differential inversion effect

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The relatively greater decrease in recognizability resulting from inverting images of human faces compared to images of other objects. The effect is not peculiar to faces, as was initially believed when it was discovered in 1969 by the US psychologist Robert Kuo-Zuir Yin (born 1931), but is found with other classes of stimuli that are recognizably different only to viewers who have expert knowledge of them, as when experts on sporting dogs view inverted profiles of dogs. See also Margaret Thatcher illusion. Compare caricature advantage.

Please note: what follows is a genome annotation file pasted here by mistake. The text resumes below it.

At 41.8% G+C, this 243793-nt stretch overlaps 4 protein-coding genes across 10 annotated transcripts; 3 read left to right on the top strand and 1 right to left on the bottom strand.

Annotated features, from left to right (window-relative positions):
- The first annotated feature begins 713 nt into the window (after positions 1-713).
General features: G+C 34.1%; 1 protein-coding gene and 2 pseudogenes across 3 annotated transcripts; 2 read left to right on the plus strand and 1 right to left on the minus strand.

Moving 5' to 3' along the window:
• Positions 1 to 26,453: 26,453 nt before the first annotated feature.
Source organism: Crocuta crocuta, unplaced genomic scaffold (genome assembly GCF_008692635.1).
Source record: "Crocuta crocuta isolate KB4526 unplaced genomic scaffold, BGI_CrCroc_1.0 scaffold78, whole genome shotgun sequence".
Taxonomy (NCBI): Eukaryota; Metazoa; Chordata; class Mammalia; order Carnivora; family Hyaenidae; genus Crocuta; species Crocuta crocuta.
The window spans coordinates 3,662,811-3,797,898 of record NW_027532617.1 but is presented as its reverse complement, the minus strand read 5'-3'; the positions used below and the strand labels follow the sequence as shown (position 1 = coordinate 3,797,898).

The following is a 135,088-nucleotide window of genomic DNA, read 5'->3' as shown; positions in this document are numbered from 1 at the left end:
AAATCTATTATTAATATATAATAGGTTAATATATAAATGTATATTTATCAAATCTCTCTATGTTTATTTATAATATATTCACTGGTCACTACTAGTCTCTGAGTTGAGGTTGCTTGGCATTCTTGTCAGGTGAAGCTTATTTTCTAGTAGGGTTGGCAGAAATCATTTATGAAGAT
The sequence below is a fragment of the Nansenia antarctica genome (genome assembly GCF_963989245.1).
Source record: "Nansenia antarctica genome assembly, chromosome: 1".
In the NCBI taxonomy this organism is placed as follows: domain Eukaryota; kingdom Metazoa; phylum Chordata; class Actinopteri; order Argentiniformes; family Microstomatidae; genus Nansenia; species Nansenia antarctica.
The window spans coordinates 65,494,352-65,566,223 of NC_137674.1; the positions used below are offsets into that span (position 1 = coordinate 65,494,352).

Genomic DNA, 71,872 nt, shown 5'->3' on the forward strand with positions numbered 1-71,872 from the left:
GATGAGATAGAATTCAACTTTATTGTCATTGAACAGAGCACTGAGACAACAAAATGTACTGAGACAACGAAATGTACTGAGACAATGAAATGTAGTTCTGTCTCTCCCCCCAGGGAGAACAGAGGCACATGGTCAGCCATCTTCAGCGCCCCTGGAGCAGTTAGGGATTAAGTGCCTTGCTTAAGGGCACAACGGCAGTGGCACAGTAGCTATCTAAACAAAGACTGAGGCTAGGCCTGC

Subjects: Psychology.

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